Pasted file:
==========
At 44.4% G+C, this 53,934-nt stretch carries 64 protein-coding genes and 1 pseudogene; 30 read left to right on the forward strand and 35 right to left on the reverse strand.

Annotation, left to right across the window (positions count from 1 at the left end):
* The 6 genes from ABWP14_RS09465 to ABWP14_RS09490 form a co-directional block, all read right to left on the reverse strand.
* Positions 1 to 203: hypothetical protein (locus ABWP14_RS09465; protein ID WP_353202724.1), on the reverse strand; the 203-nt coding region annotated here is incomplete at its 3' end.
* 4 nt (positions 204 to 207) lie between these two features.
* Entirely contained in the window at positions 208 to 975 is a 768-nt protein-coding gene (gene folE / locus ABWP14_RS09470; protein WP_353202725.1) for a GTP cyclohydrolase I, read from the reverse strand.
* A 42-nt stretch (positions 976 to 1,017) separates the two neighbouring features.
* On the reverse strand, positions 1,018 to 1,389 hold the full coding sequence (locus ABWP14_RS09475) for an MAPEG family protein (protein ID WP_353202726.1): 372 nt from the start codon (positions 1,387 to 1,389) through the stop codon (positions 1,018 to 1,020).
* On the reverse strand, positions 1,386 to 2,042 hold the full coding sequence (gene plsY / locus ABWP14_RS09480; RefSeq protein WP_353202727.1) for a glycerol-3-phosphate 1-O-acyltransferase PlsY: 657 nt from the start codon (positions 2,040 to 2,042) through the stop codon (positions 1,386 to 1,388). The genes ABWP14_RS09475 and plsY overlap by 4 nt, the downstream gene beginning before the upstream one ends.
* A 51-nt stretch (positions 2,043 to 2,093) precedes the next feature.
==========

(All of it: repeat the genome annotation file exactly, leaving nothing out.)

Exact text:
At 44.4% G+C, this 53,934-nt stretch carries 64 protein-coding genes and 1 pseudogene; 30 read left to right on the forward strand and 35 right to left on the reverse strand.

Annotation, left to right across the window (positions count from 1 at the left end):
* The 6 genes from ABWP14_RS09465 to ABWP14_RS09490 form a co-directional block, all read right to left on the reverse strand.
* Positions 1 to 203: hypothetical protein (locus ABWP14_RS09465; protein ID WP_353202724.1), on the reverse strand; the 203-nt coding region annotated here is incomplete at its 3' end.
* 4 nt (positions 204 to 207) lie between these two features.
* Entirely contained in the window at positions 208 to 975 is a 768-nt protein-coding gene (gene folE / locus ABWP14_RS09470; protein WP_353202725.1) for a GTP cyclohydrolase I, read from the reverse strand.
* A 42-nt stretch (positions 976 to 1,017) separates the two neighbouring features.
* On the reverse strand, positions 1,018 to 1,389 hold the full coding sequence (locus ABWP14_RS09475) for an MAPEG family protein (protein ID WP_353202726.1): 372 nt from the start codon (positions 1,387 to 1,389) through the stop codon (positions 1,018 to 1,020).
* On the reverse strand, positions 1,386 to 2,042 hold the full coding sequence (gene plsY / locus ABWP14_RS09480; RefSeq protein WP_353202727.1) for a glycerol-3-phosphate 1-O-acyltransferase PlsY: 657 nt from the start codon (positions 2,040 to 2,042) through the stop codon (positions 1,386 to 1,388). The genes ABWP14_RS09475 and plsY overlap by 4 nt, the downstream gene beginning before the upstream one ends.
* A 51-nt stretch (positions 2,043 to 2,093) precedes the next feature.